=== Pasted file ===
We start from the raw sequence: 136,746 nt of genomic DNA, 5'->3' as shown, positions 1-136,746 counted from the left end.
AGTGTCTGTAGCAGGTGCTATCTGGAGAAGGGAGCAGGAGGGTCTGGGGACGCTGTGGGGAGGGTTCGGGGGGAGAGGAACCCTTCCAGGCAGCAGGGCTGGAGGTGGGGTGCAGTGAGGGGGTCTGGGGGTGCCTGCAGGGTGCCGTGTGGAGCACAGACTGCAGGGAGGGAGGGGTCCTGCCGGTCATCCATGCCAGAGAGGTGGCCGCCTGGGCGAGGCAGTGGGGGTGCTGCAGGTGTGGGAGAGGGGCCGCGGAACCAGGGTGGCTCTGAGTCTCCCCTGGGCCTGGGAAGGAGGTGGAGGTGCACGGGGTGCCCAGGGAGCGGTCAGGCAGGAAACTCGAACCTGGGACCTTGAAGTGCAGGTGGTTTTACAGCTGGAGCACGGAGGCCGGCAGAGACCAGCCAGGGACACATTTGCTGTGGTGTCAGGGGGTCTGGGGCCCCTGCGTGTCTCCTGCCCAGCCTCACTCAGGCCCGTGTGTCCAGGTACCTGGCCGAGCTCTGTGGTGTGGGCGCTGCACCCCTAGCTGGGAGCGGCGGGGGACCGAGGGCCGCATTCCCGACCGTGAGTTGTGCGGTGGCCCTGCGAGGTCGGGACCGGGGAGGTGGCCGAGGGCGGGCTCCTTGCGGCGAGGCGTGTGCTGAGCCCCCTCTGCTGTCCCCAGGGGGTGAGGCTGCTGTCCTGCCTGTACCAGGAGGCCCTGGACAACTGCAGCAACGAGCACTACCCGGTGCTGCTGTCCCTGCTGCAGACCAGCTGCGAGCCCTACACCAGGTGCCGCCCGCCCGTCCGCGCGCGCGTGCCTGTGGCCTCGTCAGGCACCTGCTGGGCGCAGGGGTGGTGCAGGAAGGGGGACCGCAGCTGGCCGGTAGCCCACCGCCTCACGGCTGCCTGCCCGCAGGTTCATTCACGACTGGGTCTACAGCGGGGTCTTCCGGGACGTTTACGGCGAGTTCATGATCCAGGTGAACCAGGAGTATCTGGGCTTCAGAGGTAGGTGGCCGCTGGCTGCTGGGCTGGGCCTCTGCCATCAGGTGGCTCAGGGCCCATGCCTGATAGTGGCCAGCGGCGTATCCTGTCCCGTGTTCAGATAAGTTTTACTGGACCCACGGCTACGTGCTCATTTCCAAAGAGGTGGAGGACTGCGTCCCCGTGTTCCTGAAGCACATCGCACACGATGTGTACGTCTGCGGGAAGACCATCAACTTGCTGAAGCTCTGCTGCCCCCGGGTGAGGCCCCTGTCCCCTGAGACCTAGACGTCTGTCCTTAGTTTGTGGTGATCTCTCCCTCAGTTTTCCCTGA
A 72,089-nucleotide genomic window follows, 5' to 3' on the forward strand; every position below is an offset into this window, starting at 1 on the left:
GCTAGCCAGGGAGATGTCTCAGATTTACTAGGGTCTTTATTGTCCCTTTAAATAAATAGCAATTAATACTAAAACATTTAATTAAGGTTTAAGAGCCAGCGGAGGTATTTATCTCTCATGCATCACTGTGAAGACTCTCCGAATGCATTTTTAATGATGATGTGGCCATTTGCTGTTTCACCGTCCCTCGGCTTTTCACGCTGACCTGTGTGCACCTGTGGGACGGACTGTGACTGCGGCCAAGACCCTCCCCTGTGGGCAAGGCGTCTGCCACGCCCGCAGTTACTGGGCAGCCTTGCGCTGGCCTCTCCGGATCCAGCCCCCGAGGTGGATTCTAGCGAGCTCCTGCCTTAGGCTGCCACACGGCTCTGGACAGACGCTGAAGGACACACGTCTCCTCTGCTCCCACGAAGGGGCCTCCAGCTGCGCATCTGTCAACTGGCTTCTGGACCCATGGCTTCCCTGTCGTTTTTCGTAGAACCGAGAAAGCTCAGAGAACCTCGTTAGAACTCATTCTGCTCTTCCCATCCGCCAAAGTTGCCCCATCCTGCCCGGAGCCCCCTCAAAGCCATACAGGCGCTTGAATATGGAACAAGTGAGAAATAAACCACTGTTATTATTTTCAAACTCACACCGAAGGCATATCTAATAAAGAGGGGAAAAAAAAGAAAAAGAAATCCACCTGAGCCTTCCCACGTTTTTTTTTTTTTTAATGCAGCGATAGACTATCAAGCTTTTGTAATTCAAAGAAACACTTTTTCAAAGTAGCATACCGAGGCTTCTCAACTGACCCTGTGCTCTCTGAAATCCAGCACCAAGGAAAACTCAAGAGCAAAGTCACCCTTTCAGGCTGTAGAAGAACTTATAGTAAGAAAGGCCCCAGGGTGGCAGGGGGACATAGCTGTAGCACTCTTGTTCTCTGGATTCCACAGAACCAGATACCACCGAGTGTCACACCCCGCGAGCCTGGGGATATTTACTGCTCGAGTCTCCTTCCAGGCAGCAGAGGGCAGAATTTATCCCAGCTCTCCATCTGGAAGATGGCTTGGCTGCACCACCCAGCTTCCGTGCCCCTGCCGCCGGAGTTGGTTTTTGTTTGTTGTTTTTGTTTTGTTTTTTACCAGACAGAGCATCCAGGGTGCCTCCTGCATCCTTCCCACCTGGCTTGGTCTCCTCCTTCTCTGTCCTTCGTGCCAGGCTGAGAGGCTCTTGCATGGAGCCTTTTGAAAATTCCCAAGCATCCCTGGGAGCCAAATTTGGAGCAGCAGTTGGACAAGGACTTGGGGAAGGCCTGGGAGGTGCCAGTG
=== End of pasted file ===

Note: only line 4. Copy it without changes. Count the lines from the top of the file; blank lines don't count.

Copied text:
GCTAGCCAGGGAGATGTCTCAGATTTACTAGGGTCTTTATTGTCCCTTTAAATAAATAGCAATTAATACTAAAACATTTAATTAAGGTTTAAGAGCCAGCGGAGGTATTTATCTCTCATGCATCACTGTGAAGACTCTCCGAATGCATTTTTAATGATGATGTGGCCATTTGCTGTTTCACCGTCCCTCGGCTTTTCACGCTGACCTGTGTGCACCTGTGGGACGGACTGTGACTGCGGCCAAGACCCTCCCCTGTGGGCAAGGCGTCTGCCACGCCCGCAGTTACTGGGCAGCCTTGCGCTGGCCTCTCCGGATCCAGCCCCCGAGGTGGATTCTAGCGAGCTCCTGCCTTAGGCTGCCACACGGCTCTGGACAGACGCTGAAGGACACACGTCTCCTCTGCTCCCACGAAGGGGCCTCCAGCTGCGCATCTGTCAACTGGCTTCTGGACCCATGGCTTCCCTGTCGTTTTTCGTAGAACCGAGAAAGCTCAGAGAACCTCGTTAGAACTCATTCTGCTCTTCCCATCCGCCAAAGTTGCCCCATCCTGCCCGGAGCCCCCTCAAAGCCATACAGGCGCTTGAATATGGAACAAGTGAGAAATAAACCACTGTTATTATTTTCAAACTCACACCGAAGGCATATCTAATAAAGAGGGGAAAAAAAAGAAAAAGAAATCCACCTGAGCCTTCCCACGTTTTTTTTTTTTTTAATGCAGCGATAGACTATCAAGCTTTTGTAATTCAAAGAAACACTTTTTCAAAGTAGCATACCGAGGCTTCTCAACTGACCCTGTGCTCTCTGAAATCCAGCACCAAGGAAAACTCAAGAGCAAAGTCACCCTTTCAGGCTGTAGAAGAACTTATAGTAAGAAAGGCCCCAGGGTGGCAGGGGGACATAGCTGTAGCACTCTTGTTCTCTGGATTCCACAGAACCAGATACCACCGAGTGTCACACCCCGCGAGCCTGGGGATATTTACTGCTCGAGTCTCCTTCCAGGCAGCAGAGGGCAGAATTTATCCCAGCTCTCCATCTGGAAGATGGCTTGGCTGCACCACCCAGCTTCCGTGCCCCTGCCGCCGGAGTTGGTTTTTGTTTGTTGTTTTTGTTTTGTTTTTTACCAGACAGAGCATCCAGGGTGCCTCCTGCATCCTTCCCACCTGGCTTGGTCTCCTCCTTCTCTGTCCTTCGTGCCAGGCTGAGAGGCTCTTGCATGGAGCCTTTTGAAAATTCCCAAGCATCCCTGGGAGCCAAATTTGGAGCAGCAGTTGGACAAGGACTTGGGGAAGGCCTGGGAGGTGCCAGTG